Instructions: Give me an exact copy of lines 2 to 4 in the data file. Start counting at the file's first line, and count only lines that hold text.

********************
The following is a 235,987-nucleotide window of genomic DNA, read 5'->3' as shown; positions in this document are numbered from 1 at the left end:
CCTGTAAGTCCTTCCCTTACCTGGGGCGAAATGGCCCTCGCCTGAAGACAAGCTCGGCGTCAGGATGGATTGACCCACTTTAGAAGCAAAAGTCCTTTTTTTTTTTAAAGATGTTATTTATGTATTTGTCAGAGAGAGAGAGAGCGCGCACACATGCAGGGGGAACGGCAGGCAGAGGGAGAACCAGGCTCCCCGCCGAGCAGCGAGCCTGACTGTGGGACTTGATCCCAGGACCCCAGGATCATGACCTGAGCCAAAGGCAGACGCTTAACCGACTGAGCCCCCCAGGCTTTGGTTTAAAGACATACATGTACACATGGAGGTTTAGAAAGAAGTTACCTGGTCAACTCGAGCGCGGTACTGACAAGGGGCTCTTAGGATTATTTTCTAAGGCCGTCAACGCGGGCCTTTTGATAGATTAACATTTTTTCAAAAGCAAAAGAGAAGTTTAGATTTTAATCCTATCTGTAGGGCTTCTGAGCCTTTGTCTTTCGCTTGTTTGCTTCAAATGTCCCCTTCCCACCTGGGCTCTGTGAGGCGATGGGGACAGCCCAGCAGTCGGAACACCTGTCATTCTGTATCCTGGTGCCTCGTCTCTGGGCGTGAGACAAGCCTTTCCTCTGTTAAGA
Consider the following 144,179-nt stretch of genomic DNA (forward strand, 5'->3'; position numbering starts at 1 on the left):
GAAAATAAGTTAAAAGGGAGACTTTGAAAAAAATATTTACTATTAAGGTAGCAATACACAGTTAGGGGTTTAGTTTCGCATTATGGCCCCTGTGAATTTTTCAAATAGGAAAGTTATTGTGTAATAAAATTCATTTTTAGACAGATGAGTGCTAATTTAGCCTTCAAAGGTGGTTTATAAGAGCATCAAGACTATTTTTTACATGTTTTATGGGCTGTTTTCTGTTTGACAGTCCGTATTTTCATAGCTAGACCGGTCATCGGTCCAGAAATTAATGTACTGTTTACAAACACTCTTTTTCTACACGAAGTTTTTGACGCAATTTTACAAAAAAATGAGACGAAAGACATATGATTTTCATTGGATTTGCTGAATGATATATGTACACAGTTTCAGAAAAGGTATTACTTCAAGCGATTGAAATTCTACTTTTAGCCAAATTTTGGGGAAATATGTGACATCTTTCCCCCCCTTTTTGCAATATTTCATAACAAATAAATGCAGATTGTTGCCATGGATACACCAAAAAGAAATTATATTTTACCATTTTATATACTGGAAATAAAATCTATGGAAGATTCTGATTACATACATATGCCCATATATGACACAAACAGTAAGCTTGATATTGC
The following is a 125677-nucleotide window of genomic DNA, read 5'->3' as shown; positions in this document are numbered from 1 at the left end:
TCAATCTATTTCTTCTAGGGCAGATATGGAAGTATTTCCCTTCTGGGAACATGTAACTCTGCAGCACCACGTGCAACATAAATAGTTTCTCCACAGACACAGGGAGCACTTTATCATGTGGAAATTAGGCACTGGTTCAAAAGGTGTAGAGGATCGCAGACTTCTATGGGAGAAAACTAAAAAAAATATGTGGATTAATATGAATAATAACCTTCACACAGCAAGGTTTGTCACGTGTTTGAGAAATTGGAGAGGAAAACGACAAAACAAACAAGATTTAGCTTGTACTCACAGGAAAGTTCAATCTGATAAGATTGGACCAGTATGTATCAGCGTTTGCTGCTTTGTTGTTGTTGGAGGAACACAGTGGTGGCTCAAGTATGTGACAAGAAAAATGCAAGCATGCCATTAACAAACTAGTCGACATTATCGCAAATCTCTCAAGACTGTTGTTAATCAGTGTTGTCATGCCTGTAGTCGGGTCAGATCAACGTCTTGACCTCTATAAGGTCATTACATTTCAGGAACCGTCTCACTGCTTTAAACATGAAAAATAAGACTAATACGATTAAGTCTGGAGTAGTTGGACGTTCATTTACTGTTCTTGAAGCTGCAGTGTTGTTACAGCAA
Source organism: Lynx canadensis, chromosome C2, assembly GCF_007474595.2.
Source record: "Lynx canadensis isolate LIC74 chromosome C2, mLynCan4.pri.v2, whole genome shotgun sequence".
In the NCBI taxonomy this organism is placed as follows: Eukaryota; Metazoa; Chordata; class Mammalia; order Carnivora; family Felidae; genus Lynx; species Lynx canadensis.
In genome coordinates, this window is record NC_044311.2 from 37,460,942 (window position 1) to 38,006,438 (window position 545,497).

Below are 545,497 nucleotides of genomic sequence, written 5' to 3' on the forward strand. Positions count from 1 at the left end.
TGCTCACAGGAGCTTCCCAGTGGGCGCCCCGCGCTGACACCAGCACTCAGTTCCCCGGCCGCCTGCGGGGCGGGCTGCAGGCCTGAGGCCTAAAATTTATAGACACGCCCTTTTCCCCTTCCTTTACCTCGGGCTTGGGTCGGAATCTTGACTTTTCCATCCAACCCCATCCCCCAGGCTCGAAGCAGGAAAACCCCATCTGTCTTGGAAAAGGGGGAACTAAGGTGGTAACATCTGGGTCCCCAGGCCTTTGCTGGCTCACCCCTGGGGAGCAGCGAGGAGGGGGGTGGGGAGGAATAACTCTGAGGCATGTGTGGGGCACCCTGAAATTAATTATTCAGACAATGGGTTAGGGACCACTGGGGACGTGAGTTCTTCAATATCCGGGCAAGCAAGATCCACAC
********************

CCTGTAAGTCCTTCCCTTACCTGGGGCGAAATGGCCCTCGCCTGAAGACAAGCTCGGCGTCAGGATGGATTGACCCACTTTAGAAGCAAAAGTCCTTTTTTTTTTTAAAGATGTTATTTATGTATTTGTCAGAGAGAGAGAGAGCGCGCACACATGCAGGGGGAACGGCAGGCAGAGGGAGAACCAGGCTCCCCGCCGAGCAGCGAGCCTGACTGTGGGACTTGATCCCAGGACCCCAGGATCATGACCTGAGCCAAAGGCAGACGCTTAACCGACTGAGCCCCCCAGGCTTTGGTTTAAAGACATACATGTACACATGGAGGTTTAGAAAGAAGTTACCTGGTCAACTCGAGCGCGGTACTGACAAGGGGCTCTTAGGATTATTTTCTAAGGCCGTCAACGCGGGCCTTTTGATAGATTAACATTTTTTCAAAAGCAAAAGAGAAGTTTAGATTTTAATCCTATCTGTAGGGCTTCTGAGCCTTTGTCTTTCGCTTGTTTGCTTCAAATGTCCCCTTCCCACCTGGGCTCTGTGAGGCGATGGGGACAGCCCAGCAGTCGGAACACCTGTCATTCTGTATCCTGGTGCCTCGTCTCTGGGCGTGAGACAAGCCTTTCCTCTGTTAAGA
Consider the following 144,179-nt stretch of genomic DNA (forward strand, 5'->3'; position numbering starts at 1 on the left):
GAAAATAAGTTAAAAGGGAGACTTTGAAAAAAATATTTACTATTAAGGTAGCAATACACAGTTAGGGGTTTAGTTTCGCATTATGGCCCCTGTGAATTTTTCAAATAGGAAAGTTATTGTGTAATAAAATTCATTTTTAGACAGATGAGTGCTAATTTAGCCTTCAAAGGTGGTTTATAAGAGCATCAAGACTATTTTTTACATGTTTTATGGGCTGTTTTCTGTTTGACAGTCCGTATTTTCATAGCTAGACCGGTCATCGGTCCAGAAATTAATGTACTGTTTACAAACACTCTTTTTCTACACGAAGTTTTTGACGCAATTTTACAAAAAAATGAGACGAAAGACATATGATTTTCATTGGATTTGCTGAATGATATATGTACACAGTTTCAGAAAAGGTATTACTTCAAGCGATTGAAATTCTACTTTTAGCCAAATTTTGGGGAAATATGTGACATCTTTCCCCCCCTTTTTGCAATATTTCATAACAAATAAATGCAGATTGTTGCCATGGATACACCAAAAAGAAATTATATTTTACCATTTTATATACTGGAAATAAAATCTATGGAAGATTCTGATTACATACATATGCCCATATATGACACAAACAGTAAGCTTGATATTGC